Title: The origin of summertime crust and surface hoar formation at the WAIS Divide site, West Antarctica
Author: Fegyveresi, J.M., Alley, R.B. and Spencer, M.K.
Periodical: American Geophysical Union, Fall Meeting 2013, abstract #C13B-0670

Summertime field observations at the WAIS Divide site, West Antarctica, indicate a very active surface. Over five consecutive seasons (2008-2013), daily surface measurements were made along with photography of the surface and of back-lit snowpits, where densities were measured. The Automatic Weather Station in the University of Wisconsin network was supplemented by various independent sensors deployed on site, including pyranometer sensor arrays and net-radiometers in order to better quantify the short-wave and long-wave radiation conditions surrounding near-surface metamorphism. Prominent 'glazed' crusts occur frequently. Surface and pit observations show that such crusts form in summertime during relative low-wind, low-humidity, high-temperature episodes that immediately follow a succession of strong wind events. During each documented case of formation, these episodes were also brought about during clear-sky days with maximum diurnal variability of incoming solar energy. Shallow firn temperature measurements indicate strong inversions during crust formation that likely lead to increased vapor transport. Furthermore, distinct hoar frost growth was observed on crusts that were exposed to multiple clear-sky days, likely as a result of increased insolation, humidity, and vertical vapor transport in the near-surface. There was no obvious indication of melt associated with glazed features during initial inspection. Examination of the WDC06A ice core and its associated ECM record indicates that numerous crusts are present very regularly throughout the core and in all seasons. Crusts are about 40% more abundant in summertime than in wintertime deposits, likely due to the formation of 'glazed' surfaces; formation mechanisms of the less-common wintertime crusts have not been observed and are not known. Over the ice-core record, there is little change in frequency of occurrence of wintertime crusts, but some changes in summertime, perhaps indicating changes in occurrence frequency of those sunny conditions that lead to crust formation. Future work will incorporate the use of SSM/I brightness data to corroborate crust and hoar formation episodes. Additionally it is hoped that a better understanding of wintertime crusting can be achieved.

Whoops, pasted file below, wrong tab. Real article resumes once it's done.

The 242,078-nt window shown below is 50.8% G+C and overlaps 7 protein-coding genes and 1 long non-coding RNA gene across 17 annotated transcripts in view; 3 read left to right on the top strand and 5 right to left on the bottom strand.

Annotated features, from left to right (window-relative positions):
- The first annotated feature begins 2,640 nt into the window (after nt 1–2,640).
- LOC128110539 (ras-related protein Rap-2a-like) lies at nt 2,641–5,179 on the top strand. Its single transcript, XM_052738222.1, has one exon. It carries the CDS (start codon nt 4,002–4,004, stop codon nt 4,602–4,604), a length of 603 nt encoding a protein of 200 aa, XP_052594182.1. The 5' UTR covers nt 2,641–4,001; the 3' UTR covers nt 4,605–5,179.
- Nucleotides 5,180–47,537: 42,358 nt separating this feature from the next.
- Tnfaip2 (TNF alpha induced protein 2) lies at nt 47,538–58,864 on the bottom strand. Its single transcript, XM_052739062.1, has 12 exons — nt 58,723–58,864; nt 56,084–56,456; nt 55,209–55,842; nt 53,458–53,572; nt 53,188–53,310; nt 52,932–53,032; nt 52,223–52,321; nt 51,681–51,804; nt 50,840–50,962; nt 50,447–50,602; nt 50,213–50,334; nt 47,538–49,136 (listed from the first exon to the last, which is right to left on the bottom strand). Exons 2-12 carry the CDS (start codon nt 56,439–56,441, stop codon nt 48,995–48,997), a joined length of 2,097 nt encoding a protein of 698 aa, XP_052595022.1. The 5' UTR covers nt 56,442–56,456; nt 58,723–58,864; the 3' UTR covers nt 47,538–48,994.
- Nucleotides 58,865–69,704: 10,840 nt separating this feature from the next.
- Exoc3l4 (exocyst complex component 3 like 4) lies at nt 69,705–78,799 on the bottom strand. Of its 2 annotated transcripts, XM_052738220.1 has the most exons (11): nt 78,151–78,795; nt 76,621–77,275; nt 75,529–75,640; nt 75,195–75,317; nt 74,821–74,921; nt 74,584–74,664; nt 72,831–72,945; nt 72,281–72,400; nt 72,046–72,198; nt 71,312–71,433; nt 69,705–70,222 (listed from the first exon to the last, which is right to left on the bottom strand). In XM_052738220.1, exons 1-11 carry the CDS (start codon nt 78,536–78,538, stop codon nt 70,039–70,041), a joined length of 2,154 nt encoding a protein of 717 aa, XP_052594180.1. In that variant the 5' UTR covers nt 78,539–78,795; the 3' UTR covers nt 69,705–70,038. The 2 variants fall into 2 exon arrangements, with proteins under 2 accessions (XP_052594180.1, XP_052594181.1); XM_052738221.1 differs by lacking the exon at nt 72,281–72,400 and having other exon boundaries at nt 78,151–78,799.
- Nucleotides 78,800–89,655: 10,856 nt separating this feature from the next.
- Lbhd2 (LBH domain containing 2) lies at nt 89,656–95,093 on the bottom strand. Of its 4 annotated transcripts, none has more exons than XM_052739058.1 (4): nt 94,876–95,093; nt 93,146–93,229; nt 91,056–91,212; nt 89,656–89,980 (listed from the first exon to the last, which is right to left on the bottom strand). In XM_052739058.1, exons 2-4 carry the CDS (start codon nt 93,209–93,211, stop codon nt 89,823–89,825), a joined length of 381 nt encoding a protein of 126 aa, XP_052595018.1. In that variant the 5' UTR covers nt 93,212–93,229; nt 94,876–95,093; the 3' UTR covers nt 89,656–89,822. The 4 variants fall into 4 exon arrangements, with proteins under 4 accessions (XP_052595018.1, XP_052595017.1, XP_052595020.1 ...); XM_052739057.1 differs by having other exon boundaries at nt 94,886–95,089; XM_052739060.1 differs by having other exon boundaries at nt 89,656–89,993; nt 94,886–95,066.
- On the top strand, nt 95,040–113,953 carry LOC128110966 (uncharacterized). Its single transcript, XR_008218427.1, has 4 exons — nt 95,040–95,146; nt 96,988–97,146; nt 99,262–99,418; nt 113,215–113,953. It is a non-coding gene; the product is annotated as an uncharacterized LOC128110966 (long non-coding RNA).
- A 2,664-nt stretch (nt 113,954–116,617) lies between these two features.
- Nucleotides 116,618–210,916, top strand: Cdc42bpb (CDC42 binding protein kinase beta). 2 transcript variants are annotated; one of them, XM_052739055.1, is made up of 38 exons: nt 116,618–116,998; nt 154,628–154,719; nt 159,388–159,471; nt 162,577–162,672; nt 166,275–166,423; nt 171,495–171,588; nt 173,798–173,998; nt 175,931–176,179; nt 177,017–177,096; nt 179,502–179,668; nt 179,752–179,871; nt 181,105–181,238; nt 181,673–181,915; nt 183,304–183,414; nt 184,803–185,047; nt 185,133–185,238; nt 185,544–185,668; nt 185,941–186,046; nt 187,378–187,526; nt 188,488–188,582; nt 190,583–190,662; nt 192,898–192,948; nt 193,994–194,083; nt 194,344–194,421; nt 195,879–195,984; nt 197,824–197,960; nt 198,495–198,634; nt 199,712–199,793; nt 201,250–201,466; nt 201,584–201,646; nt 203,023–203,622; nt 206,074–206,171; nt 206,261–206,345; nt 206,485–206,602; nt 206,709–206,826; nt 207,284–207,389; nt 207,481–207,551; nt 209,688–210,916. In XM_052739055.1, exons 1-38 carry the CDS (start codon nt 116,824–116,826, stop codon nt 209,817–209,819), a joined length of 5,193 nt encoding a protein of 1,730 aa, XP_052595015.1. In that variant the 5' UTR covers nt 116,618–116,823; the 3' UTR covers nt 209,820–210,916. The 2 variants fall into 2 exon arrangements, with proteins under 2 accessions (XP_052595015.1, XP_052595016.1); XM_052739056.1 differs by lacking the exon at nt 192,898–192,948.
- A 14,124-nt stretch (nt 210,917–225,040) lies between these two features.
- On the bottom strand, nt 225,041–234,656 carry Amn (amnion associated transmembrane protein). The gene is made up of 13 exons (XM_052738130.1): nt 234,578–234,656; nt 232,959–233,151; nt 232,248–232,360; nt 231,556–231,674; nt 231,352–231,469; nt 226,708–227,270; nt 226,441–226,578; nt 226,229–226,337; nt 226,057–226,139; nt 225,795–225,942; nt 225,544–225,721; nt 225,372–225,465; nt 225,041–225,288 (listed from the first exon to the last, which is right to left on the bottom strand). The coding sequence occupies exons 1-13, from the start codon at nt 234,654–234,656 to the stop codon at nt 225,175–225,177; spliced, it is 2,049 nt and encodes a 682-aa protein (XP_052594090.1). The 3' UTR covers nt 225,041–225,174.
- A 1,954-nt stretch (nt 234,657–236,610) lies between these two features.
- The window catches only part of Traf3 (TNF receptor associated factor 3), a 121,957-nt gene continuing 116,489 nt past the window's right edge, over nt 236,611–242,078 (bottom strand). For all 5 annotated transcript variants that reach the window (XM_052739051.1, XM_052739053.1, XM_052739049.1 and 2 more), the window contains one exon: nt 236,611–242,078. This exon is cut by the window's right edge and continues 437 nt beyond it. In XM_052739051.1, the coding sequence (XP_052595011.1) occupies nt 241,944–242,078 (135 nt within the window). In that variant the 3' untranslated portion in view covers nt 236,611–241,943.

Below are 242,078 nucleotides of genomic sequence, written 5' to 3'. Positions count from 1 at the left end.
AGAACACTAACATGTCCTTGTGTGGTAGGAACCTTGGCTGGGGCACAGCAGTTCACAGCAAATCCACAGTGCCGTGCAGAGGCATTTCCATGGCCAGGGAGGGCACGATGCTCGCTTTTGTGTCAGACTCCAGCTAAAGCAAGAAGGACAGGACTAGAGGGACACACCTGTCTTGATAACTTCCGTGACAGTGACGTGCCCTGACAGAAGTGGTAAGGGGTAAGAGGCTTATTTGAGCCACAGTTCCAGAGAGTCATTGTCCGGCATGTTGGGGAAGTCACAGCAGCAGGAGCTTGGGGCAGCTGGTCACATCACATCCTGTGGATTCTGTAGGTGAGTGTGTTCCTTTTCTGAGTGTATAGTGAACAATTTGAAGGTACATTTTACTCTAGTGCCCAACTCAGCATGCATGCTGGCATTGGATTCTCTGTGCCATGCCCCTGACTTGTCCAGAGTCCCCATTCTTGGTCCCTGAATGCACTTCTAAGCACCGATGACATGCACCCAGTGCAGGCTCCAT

Year: 2013